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Octavo, black cloth & blue boards (hardcover), gilt letters, map illustrated endpapers, xxiv + 392 pp. Fine in a Fine, mylar protected dust jacket. From dust jacket: The very word ÒbarbariansÓ conjures up images of savage warriors, cruel conquerors, and battles marked by ruthless carnage. This compilation of primary sources presents dozens of striking accounts of the exotic customs and fierce deeds of those considered barbarians by the writers of these eyewitness reports. The authors, mostly near-contemporaries of the events they describe, range from classical histirans like Herodotus and Tacitus, to generals, ambassadors, and ordinary soldiers. In often colorful prose, they describe the exploits of legendary warriors such as Attila the Hung, Genghis Khan, and Tamerlane (reputed to erect pyramids of skulls before the gates of catured cities), along with Vikig raids, Mongol invasions, epic battles, and general depravity. Beginning with an excerpt from Stabo's Geography, Chronicles of the Barbarians takes the reader from the ancient world of the Scythians -- considered barbarians not least because they couldn't speak Greek -- through centures of bloody warfare between the Romans and various foes: Britons, Germans, Gauls, and Goths of every type. By the time Attila's Huns swooped down on Europe in the fifth century, the term ÒbarbarianÓ had taken on darker overtones. Huns, Vandals, Vikings, and Mongols were seen not only as people who held different beliefs and practiced strange customs but as creatures of the devil and, paradoxically, as instruments of God's wrath...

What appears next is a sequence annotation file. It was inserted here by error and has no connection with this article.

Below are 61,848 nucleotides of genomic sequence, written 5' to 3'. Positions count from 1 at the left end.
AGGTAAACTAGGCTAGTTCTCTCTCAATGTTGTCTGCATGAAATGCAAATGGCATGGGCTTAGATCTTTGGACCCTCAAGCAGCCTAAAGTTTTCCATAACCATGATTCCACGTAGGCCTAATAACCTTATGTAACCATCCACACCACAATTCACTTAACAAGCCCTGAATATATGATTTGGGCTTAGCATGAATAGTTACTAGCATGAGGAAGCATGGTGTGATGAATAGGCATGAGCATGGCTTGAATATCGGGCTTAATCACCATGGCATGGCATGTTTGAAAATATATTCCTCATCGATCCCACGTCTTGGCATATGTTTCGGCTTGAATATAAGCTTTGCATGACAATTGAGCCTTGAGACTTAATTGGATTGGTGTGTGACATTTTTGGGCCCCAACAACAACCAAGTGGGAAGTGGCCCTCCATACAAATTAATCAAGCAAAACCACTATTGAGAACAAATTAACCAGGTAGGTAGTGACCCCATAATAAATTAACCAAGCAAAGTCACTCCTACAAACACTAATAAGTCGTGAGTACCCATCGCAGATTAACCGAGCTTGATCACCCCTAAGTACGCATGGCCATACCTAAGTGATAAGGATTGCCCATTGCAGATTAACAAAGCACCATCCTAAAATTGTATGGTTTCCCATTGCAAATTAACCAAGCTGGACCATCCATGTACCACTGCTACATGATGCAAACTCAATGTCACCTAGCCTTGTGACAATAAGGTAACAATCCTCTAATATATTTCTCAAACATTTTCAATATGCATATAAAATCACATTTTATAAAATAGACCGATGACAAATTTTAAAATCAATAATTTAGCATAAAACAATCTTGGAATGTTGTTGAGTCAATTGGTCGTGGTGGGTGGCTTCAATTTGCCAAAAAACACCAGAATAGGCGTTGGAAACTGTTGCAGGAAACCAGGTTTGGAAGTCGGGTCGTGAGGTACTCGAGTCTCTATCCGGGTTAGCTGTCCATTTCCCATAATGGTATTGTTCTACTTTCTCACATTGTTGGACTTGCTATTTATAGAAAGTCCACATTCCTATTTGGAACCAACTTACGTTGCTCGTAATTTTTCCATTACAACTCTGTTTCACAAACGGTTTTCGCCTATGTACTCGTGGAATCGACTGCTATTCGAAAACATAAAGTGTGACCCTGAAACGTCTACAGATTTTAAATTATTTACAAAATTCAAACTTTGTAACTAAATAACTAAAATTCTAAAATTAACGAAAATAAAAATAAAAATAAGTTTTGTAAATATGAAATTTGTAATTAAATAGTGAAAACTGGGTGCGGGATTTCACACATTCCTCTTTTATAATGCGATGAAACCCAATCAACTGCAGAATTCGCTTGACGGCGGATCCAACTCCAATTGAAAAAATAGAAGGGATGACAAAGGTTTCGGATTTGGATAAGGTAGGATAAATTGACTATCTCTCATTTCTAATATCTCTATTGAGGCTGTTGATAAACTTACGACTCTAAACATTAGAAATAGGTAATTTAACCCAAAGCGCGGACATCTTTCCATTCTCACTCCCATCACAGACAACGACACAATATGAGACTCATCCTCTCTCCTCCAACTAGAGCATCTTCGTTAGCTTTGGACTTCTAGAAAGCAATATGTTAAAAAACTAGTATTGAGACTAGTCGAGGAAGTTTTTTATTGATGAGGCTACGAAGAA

Title: Chronicles of the Barbarians: Firsthand Accounts of Pillage and Conquest, from the Ancient World to the Fall of Constantinople.
Location Published: New York: History Book Club, (1998).
Categories: Ancient Civilization
Seller ID: 9111gcs